President Rodrigo Duterte has ordered newly-appointed Philippine Health Insurance Corp. (PhilHealth) president Dante Gierran to rid the state-run agency of corruption in six months, the Palace said Thursday.
“The President wants to clean up PhilHealth, and that is why the deadline [was] given to Attorney Gierran.... File all the cases that need to be filed, suspend, terminate, whatever you need to do in order to cleanse the ranks of PhilHealth,” presidential spokesman Harry Roque said in an online briefing.
Gierran, a former director of the National Bureau of Investigation, had earlier vowed to reduce corruption in PhilHealth within two years.
Senate President Vicente Sotto III said the President had wanted PhilHealth abolished or privatized, but agreed to wait a few months to see how Gierran would perform.
Sotto said he told the President that he would be filing a bill making the secretary of Finance instead of the Health secretary the chairman of the board.
“He agreed to my proposal,” Sotto said. “I explained that PhilHealth is an insurance corporation, not a health entity.”
Senator Christopher Go said the President and legislative leaders also looked at lengthening prison terms for certain crimes during their meeting on Wednesday.
Sotto said the President also wanted to reduce red tape further by amending the Ease of Doing Business Law.
Sotto said he promised to send the President first a copy of a bill that Congress would come up with in coordination with the House of Representatives before filing.
The Universal Health Care and PhilHealth law, he said, was also taken up during the meeting.
Sotto said the President did not bring up the case of Health Secretary Francisco Duque III, who senators said should be charged with negligence.
“I was ready to talk about it but he did not bring the name up,” Sotto said.
Justice Secretary Menardo Guevarra, meanwhile, said the task force looking into corruption in PhilHealth has not yet cleared Duque and other board members.
Guevarra also expressed support for the suggestion of a change in leadership in the state-owned health insurer.
Guevarra said the DOJ-led task force did not see sufficient evidence to pin down Duque for corruption and wrongdoing when it submitted its preliminary findings to the President Monday.
However, the DOJ chief said they are not yet discounting the liability of Duque and other members of the board as they dig deeper into the widespread irregularities at PhilHealth.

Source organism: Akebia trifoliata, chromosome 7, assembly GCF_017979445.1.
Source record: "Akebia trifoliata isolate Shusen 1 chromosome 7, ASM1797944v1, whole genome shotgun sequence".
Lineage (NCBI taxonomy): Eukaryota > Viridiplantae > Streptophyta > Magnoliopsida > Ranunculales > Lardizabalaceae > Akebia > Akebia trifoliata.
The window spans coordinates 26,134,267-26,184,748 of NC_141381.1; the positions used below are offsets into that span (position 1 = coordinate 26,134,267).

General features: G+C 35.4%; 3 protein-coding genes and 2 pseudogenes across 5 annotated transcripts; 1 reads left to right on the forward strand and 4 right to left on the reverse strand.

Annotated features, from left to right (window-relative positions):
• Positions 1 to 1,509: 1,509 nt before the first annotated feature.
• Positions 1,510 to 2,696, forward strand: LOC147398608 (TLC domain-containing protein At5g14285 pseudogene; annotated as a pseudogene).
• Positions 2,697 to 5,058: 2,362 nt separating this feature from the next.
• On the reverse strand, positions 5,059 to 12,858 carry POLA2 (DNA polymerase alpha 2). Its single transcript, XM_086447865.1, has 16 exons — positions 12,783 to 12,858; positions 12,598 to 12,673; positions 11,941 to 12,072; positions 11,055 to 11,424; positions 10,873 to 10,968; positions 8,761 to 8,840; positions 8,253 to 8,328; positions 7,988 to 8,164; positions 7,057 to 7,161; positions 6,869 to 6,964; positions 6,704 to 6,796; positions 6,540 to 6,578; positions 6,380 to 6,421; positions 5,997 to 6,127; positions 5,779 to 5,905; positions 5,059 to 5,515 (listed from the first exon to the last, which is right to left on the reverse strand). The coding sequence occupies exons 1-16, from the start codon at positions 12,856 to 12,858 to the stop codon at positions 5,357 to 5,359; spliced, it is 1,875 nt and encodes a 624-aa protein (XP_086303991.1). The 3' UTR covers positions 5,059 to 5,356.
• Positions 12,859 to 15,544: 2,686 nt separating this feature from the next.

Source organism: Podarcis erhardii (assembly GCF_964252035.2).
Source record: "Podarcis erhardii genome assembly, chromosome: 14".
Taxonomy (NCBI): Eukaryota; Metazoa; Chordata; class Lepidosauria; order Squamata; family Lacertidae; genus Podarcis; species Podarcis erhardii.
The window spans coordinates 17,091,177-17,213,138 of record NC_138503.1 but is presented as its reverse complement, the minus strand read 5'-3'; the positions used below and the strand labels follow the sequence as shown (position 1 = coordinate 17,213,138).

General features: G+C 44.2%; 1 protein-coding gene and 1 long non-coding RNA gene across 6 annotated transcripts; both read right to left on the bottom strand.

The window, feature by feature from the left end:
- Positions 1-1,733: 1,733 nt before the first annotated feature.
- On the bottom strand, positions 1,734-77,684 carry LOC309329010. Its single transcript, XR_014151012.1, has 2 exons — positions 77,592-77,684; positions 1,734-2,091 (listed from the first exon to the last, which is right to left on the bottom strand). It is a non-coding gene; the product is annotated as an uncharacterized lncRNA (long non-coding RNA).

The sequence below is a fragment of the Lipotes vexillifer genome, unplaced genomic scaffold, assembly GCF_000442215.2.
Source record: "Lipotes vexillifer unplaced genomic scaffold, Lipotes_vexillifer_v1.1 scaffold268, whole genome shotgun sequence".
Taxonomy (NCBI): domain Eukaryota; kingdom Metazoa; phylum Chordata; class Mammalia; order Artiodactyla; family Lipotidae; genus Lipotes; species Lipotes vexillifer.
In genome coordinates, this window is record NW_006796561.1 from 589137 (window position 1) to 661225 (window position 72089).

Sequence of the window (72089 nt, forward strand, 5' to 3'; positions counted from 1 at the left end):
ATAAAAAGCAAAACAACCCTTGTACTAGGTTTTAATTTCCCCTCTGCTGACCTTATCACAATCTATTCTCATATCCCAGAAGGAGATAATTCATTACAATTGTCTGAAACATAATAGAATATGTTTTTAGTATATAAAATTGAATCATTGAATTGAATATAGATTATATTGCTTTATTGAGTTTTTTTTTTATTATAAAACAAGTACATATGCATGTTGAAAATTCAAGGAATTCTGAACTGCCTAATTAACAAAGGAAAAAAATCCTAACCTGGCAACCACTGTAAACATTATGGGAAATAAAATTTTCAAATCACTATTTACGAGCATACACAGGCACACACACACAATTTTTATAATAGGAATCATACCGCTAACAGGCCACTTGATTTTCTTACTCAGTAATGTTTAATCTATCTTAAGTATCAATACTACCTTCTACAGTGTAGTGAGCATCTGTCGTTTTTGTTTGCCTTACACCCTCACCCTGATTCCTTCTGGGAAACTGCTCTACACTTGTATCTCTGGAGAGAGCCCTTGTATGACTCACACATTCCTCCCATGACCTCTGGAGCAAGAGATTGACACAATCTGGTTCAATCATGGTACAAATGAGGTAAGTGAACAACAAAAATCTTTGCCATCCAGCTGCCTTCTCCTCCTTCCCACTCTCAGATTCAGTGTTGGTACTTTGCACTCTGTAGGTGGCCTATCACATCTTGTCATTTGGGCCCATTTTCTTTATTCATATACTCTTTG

In its preliminary report to the President, the Task Force PhilHealth found anomalies in the agency’s interim reimbursement mechanism, procurement of ICT equipment, and its policy on accountability.
Two composite teams are still investigating PhilHealth’s legal and IT sectors, which may likely result in more officials being recommended for prosecution.
Sotto earlier expressed surprise that Duque was not among those recommended by the task force to be charged in connection with the PhilHealth fund mess.
The Senate and House of Representatives conducted separate investigations into alleged anomalies at PhilHealth.
When asked about differences in the findings of the task force and of the Senate, Guevarra said that it was possible that the two bodies received different pieces of evidence and evaluated these differently.
However, Guevarra said the DOJ would make sure that the complaints it will file against those liable are supported with evidence.
Guevarra also supported the proposal to reorganize the leadership structure of PhilHealth because he believes that the Health secretary might have “spread himself too thinly” across his many responsibilities.
“In the case of PhilHealth, it was possible that the proper attention due to PhilHealth might not have been given precisely because the secretary of Health has been spread too thinly,” Guevarra said.
“But that’s not really an excuse,” he added. “It’s a pity because PhilHealth is a very important agency or corporation of the government and I believe that more attention, especially in the light of so many anomalies or irregularities being reported, should have been given by the secretary and the members of the board.
Guevarra also said he is looking at creating a third composite team to investigate anomalies in connection with PhilHealth’s finances.
In a message to reporters, Guevarra said this composite team would focus on PhilHealth’s financial management and issues like window dressing of financial statements.
Two composite teams have already been formed by Task Force PhilHealth to tackle issues arising from the firm’s IT (information technology) system and its legal sector.
On Wednesday, Guevarra said the teams have a month to submit the results of their probes.